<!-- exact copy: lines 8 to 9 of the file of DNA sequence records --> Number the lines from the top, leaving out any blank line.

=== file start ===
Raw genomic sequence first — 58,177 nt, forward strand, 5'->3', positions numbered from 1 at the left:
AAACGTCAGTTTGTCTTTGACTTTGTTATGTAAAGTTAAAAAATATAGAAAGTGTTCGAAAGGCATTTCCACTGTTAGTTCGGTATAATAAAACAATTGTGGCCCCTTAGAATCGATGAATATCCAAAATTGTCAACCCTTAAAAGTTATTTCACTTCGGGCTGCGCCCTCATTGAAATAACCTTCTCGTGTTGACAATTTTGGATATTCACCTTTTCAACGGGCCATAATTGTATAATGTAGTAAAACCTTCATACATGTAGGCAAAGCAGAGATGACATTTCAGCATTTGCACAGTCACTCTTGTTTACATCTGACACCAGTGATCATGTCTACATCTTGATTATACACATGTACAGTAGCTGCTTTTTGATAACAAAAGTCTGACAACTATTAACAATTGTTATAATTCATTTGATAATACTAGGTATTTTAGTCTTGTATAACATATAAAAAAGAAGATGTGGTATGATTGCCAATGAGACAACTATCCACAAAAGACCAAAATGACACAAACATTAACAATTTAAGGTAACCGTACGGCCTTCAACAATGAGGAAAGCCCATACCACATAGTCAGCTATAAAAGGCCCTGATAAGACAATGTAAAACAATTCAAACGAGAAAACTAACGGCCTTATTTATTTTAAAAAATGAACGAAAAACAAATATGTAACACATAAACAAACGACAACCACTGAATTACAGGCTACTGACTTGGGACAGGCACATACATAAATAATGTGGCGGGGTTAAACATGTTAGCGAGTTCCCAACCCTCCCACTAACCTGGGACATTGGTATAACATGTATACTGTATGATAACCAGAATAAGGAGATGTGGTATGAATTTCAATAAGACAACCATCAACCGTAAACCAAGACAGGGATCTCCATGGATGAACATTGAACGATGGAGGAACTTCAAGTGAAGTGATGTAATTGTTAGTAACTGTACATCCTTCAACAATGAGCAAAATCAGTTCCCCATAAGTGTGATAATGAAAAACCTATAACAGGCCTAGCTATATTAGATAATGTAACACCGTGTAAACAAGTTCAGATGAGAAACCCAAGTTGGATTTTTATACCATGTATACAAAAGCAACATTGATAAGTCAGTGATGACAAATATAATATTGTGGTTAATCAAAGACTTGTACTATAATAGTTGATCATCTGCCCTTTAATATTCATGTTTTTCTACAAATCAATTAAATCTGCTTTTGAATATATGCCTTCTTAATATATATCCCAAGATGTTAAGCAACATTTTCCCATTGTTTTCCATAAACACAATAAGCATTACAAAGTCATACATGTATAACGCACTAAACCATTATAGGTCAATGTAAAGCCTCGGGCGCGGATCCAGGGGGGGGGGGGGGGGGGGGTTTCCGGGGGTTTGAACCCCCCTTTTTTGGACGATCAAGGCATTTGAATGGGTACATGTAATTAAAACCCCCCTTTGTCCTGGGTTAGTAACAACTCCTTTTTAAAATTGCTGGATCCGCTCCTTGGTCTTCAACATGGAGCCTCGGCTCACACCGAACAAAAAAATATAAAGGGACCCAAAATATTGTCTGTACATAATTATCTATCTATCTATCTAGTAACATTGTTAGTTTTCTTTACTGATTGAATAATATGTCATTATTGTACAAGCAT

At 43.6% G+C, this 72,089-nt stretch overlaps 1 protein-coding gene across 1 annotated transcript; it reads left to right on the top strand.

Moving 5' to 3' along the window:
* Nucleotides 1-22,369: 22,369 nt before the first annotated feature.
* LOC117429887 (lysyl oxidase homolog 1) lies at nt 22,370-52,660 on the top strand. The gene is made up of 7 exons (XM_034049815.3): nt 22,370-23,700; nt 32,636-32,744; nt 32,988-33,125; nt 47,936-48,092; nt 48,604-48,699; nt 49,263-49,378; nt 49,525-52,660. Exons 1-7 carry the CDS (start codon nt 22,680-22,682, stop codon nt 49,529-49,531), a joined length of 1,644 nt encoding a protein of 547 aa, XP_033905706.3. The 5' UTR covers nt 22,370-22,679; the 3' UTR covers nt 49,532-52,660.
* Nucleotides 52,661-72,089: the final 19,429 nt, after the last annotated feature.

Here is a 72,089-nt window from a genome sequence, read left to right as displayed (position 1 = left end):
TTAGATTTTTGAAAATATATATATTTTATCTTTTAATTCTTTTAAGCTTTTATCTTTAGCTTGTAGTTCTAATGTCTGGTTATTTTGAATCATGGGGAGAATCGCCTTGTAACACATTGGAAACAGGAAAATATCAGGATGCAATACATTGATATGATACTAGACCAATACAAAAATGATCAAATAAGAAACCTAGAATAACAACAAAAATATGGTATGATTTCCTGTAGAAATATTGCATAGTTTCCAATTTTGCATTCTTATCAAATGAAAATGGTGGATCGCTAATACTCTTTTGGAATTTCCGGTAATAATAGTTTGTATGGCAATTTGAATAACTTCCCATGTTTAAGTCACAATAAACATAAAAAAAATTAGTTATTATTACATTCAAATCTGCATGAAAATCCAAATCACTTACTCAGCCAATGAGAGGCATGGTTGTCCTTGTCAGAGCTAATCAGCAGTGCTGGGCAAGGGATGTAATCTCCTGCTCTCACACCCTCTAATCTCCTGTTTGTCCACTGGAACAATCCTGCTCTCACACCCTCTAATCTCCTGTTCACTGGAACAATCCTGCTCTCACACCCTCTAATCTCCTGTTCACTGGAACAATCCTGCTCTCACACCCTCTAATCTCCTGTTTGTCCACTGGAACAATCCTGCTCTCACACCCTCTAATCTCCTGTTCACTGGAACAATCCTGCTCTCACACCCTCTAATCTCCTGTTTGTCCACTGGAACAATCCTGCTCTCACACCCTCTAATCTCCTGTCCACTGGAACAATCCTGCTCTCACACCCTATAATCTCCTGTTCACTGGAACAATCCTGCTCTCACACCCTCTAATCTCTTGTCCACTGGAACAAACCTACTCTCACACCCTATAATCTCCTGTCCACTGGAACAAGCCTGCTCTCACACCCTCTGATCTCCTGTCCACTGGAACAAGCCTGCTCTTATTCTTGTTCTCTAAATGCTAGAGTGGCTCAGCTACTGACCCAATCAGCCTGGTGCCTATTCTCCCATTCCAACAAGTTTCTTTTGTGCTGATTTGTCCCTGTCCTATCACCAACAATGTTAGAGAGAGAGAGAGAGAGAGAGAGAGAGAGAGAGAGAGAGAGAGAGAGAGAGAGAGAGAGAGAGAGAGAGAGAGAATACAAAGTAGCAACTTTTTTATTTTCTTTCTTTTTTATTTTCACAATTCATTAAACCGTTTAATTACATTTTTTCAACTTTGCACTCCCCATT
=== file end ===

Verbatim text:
Here is a 72,089-nt window from a genome sequence, read left to right as displayed (position 1 = left end):
TTAGATTTTTGAAAATATATATATTTTATCTTTTAATTCTTTTAAGCTTTTATCTTTAGCTTGTAGTTCTAATGTCTGGTTATTTTGAATCATGGGGAGAATCGCCTTGTAACACATTGGAAACAGGAAAATATCAGGATGCAATACATTGATATGATACTAGACCAATACAAAAATGATCAAATAAGAAACCTAGAATAACAACAAAAATATGGTATGATTTCCTGTAGAAATATTGCATAGTTTCCAATTTTGCATTCTTATCAAATGAAAATGGTGGATCGCTAATACTCTTTTGGAATTTCCGGTAATAATAGTTTGTATGGCAATTTGAATAACTTCCCATGTTTAAGTCACAATAAACATAAAAAAAATTAGTTATTATTACATTCAAATCTGCATGAAAATCCAAATCACTTACTCAGCCAATGAGAGGCATGGTTGTCCTTGTCAGAGCTAATCAGCAGTGCTGGGCAAGGGATGTAATCTCCTGCTCTCACACCCTCTAATCTCCTGTTTGTCCACTGGAACAATCCTGCTCTCACACCCTCTAATCTCCTGTTCACTGGAACAATCCTGCTCTCACACCCTCTAATCTCCTGTTCACTGGAACAATCCTGCTCTCACACCCTCTAATCTCCTGTTTGTCCACTGGAACAATCCTGCTCTCACACCCTCTAATCTCCTGTTCACTGGAACAATCCTGCTCTCACACCCTCTAATCTCCTGTTTGTCCACTGGAACAATCCTGCTCTCACACCCTCTAATCTCCTGTCCACTGGAACAATCCTGCTCTCACACCCTATAATCTCCTGTTCACTGGAACAATCCTGCTCTCACACCCTCTAATCTCTTGTCCACTGGAACAAACCTACTCTCACACCCTATAATCTCCTGTCCACTGGAACAAGCCTGCTCTCACACCCTCTGATCTCCTGTCCACTGGAACAAGCCTGCTCTTATTCTTGTTCTCTAAATGCTAGAGTGGCTCAGCTACTGACCCAATCAGCCTGGTGCCTATTCTCCCATTCCAACAAGTTTCTTTTGTGCTGATTTGTCCCTGTCCTATCACCAACAATGTTAGAGAGAGAGAGAGAGAGAGAGAGAGAGAGAGAGAGAGAGAGAGAGAGAGAGAGAGAGAGAGAGAGAGAGAGAGAATACAAAGTAGCAACTTTTTTATTTTCTTTCTTTTTTATTTTCACAATTCATTAAACCGTTTAATTACATTTTTTCAACTTTGCACTCCCCATT